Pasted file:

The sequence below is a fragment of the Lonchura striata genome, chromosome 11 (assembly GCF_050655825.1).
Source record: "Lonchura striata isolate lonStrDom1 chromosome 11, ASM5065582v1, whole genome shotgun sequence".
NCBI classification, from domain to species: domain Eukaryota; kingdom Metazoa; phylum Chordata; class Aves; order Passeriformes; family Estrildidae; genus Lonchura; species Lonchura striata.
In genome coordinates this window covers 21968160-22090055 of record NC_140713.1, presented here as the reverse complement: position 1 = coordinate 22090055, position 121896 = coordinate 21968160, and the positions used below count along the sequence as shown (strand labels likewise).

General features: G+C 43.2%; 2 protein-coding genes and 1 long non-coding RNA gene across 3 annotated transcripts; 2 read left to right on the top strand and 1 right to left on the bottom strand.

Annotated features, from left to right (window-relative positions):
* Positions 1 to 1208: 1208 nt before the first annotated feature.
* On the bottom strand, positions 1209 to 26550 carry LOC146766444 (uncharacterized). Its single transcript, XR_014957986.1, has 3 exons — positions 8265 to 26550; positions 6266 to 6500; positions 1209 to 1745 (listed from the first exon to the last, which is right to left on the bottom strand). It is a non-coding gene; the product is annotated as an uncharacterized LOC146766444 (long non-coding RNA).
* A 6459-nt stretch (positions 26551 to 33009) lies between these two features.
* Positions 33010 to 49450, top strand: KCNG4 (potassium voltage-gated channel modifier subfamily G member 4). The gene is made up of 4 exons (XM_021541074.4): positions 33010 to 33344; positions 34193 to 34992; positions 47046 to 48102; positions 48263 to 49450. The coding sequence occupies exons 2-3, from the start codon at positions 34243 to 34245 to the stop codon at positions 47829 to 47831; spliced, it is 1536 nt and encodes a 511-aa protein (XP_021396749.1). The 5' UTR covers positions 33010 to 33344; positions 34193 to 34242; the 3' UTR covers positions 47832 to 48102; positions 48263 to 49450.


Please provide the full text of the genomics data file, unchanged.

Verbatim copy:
The sequence below is a fragment of the Lonchura striata genome, chromosome 11 (assembly GCF_050655825.1).
Source record: "Lonchura striata isolate lonStrDom1 chromosome 11, ASM5065582v1, whole genome shotgun sequence".
NCBI classification, from domain to species: domain Eukaryota; kingdom Metazoa; phylum Chordata; class Aves; order Passeriformes; family Estrildidae; genus Lonchura; species Lonchura striata.
In genome coordinates this window covers 21968160-22090055 of record NC_140713.1, presented here as the reverse complement: position 1 = coordinate 22090055, position 121896 = coordinate 21968160, and the positions used below count along the sequence as shown (strand labels likewise).

General features: G+C 43.2%; 2 protein-coding genes and 1 long non-coding RNA gene across 3 annotated transcripts; 2 read left to right on the top strand and 1 right to left on the bottom strand.

Annotated features, from left to right (window-relative positions):
* Positions 1 to 1208: 1208 nt before the first annotated feature.
* On the bottom strand, positions 1209 to 26550 carry LOC146766444 (uncharacterized). Its single transcript, XR_014957986.1, has 3 exons — positions 8265 to 26550; positions 6266 to 6500; positions 1209 to 1745 (listed from the first exon to the last, which is right to left on the bottom strand). It is a non-coding gene; the product is annotated as an uncharacterized LOC146766444 (long non-coding RNA).
* A 6459-nt stretch (positions 26551 to 33009) lies between these two features.
* Positions 33010 to 49450, top strand: KCNG4 (potassium voltage-gated channel modifier subfamily G member 4). The gene is made up of 4 exons (XM_021541074.4): positions 33010 to 33344; positions 34193 to 34992; positions 47046 to 48102; positions 48263 to 49450. The coding sequence occupies exons 2-3, from the start codon at positions 34243 to 34245 to the stop codon at positions 47829 to 47831; spliced, it is 1536 nt and encodes a 511-aa protein (XP_021396749.1). The 5' UTR covers positions 33010 to 33344; positions 34193 to 34242; the 3' UTR covers positions 47832 to 48102; positions 48263 to 49450.